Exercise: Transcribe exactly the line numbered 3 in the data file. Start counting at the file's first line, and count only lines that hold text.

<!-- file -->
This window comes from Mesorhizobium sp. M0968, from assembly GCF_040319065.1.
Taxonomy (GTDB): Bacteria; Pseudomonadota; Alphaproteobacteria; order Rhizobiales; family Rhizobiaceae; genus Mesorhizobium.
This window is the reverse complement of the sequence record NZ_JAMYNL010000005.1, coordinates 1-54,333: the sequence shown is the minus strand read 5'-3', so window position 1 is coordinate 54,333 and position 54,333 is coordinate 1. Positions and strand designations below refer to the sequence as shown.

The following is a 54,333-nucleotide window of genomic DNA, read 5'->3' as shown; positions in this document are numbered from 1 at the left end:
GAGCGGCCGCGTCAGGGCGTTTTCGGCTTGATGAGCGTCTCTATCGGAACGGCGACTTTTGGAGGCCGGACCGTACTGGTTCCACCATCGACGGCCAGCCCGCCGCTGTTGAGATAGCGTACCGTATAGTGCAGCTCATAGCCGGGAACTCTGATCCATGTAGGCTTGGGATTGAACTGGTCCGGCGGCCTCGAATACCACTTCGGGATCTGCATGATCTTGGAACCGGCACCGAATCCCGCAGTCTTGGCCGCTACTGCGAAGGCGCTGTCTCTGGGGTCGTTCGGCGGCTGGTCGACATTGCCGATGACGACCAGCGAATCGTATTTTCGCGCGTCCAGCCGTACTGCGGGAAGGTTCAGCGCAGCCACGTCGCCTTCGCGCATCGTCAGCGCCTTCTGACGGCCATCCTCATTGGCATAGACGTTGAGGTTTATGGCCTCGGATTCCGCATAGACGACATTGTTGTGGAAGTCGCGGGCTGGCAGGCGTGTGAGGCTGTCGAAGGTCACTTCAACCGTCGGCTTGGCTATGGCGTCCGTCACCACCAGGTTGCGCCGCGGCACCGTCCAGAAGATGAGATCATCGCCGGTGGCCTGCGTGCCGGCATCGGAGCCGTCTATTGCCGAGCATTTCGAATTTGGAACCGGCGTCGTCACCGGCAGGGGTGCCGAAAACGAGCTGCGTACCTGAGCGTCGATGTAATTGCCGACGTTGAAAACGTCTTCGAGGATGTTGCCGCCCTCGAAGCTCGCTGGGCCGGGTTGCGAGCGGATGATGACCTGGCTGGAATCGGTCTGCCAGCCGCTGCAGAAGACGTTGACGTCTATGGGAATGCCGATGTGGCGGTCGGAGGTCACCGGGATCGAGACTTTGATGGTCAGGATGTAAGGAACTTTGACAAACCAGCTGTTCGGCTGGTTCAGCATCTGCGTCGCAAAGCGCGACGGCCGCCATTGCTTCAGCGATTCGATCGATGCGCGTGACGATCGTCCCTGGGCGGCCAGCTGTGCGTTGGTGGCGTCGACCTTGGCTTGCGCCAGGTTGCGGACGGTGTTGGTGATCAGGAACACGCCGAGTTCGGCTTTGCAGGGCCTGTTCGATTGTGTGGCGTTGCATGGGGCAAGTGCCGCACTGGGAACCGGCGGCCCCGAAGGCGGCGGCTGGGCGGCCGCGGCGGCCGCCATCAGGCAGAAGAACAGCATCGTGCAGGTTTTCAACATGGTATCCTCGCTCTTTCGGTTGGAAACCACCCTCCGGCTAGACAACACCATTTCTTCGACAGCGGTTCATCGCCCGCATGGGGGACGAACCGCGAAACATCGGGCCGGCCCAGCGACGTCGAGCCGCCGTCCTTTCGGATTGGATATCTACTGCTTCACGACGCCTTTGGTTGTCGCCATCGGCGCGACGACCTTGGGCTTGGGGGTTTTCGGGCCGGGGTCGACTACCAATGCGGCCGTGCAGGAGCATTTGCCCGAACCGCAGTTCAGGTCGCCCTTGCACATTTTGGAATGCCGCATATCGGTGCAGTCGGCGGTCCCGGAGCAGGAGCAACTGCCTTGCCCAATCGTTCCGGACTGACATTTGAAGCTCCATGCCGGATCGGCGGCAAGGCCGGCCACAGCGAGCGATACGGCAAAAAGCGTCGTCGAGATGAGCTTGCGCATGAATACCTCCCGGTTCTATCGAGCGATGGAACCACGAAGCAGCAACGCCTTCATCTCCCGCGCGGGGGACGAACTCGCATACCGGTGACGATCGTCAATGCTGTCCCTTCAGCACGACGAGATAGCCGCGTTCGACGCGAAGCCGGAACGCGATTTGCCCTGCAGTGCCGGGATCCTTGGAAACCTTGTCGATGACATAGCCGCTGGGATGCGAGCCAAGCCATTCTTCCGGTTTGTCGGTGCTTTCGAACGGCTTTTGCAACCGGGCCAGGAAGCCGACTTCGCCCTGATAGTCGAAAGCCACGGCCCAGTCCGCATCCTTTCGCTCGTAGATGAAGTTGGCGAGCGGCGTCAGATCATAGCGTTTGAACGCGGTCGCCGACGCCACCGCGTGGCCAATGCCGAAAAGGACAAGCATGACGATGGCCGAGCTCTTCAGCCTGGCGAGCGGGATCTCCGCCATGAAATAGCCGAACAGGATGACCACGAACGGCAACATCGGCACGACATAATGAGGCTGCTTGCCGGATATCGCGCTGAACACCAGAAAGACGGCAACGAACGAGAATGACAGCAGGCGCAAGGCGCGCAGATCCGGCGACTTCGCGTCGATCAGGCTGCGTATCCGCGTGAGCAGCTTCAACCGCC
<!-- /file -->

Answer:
This window is the reverse complement of the sequence record NZ_JAMYNL010000005.1, coordinates 1-54,333: the sequence shown is the minus strand read 5'-3', so window position 1 is coordinate 54,333 and position 54,333 is coordinate 1. Positions and strand designations below refer to the sequence as shown.